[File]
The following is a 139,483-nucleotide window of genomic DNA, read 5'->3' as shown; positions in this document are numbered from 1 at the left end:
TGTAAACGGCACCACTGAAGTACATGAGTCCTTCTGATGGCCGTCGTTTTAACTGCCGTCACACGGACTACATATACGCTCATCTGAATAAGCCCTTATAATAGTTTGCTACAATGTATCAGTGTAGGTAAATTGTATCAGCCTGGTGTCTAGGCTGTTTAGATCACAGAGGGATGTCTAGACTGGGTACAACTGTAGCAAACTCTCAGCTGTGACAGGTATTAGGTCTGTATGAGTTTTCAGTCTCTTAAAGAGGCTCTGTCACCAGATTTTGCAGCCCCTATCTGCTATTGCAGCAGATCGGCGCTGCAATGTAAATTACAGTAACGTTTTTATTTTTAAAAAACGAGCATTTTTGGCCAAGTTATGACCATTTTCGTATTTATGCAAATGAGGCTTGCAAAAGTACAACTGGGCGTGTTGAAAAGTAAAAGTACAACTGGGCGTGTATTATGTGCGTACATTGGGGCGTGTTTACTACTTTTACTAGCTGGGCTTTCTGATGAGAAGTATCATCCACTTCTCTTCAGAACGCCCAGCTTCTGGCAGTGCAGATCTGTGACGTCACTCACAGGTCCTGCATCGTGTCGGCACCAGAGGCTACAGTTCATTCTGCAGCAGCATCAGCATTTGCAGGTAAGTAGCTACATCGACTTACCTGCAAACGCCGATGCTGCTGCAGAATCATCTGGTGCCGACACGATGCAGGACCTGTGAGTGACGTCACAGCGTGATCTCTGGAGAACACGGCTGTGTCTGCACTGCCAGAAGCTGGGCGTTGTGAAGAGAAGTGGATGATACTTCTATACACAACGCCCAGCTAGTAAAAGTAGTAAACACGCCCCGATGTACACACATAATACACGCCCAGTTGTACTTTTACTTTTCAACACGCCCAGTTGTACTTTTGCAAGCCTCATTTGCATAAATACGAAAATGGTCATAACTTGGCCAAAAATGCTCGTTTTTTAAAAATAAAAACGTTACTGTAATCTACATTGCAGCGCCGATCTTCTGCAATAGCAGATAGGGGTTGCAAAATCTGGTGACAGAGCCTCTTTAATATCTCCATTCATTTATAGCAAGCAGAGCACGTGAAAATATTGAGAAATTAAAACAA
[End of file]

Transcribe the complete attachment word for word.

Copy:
The following is a 139,483-nucleotide window of genomic DNA, read 5'->3' as shown; positions in this document are numbered from 1 at the left end:
TGTAAACGGCACCACTGAAGTACATGAGTCCTTCTGATGGCCGTCGTTTTAACTGCCGTCACACGGACTACATATACGCTCATCTGAATAAGCCCTTATAATAGTTTGCTACAATGTATCAGTGTAGGTAAATTGTATCAGCCTGGTGTCTAGGCTGTTTAGATCACAGAGGGATGTCTAGACTGGGTACAACTGTAGCAAACTCTCAGCTGTGACAGGTATTAGGTCTGTATGAGTTTTCAGTCTCTTAAAGAGGCTCTGTCACCAGATTTTGCAGCCCCTATCTGCTATTGCAGCAGATCGGCGCTGCAATGTAAATTACAGTAACGTTTTTATTTTTAAAAAACGAGCATTTTTGGCCAAGTTATGACCATTTTCGTATTTATGCAAATGAGGCTTGCAAAAGTACAACTGGGCGTGTTGAAAAGTAAAAGTACAACTGGGCGTGTATTATGTGCGTACATTGGGGCGTGTTTACTACTTTTACTAGCTGGGCTTTCTGATGAGAAGTATCATCCACTTCTCTTCAGAACGCCCAGCTTCTGGCAGTGCAGATCTGTGACGTCACTCACAGGTCCTGCATCGTGTCGGCACCAGAGGCTACAGTTCATTCTGCAGCAGCATCAGCATTTGCAGGTAAGTAGCTACATCGACTTACCTGCAAACGCCGATGCTGCTGCAGAATCATCTGGTGCCGACACGATGCAGGACCTGTGAGTGACGTCACAGCGTGATCTCTGGAGAACACGGCTGTGTCTGCACTGCCAGAAGCTGGGCGTTGTGAAGAGAAGTGGATGATACTTCTATACACAACGCCCAGCTAGTAAAAGTAGTAAACACGCCCCGATGTACACACATAATACACGCCCAGTTGTACTTTTACTTTTCAACACGCCCAGTTGTACTTTTGCAAGCCTCATTTGCATAAATACGAAAATGGTCATAACTTGGCCAAAAATGCTCGTTTTTTAAAAATAAAAACGTTACTGTAATCTACATTGCAGCGCCGATCTTCTGCAATAGCAGATAGGGGTTGCAAAATCTGGTGACAGAGCCTCTTTAATATCTCCATTCATTTATAGCAAGCAGAGCACGTGAAAATATTGAGAAATTAAAACAA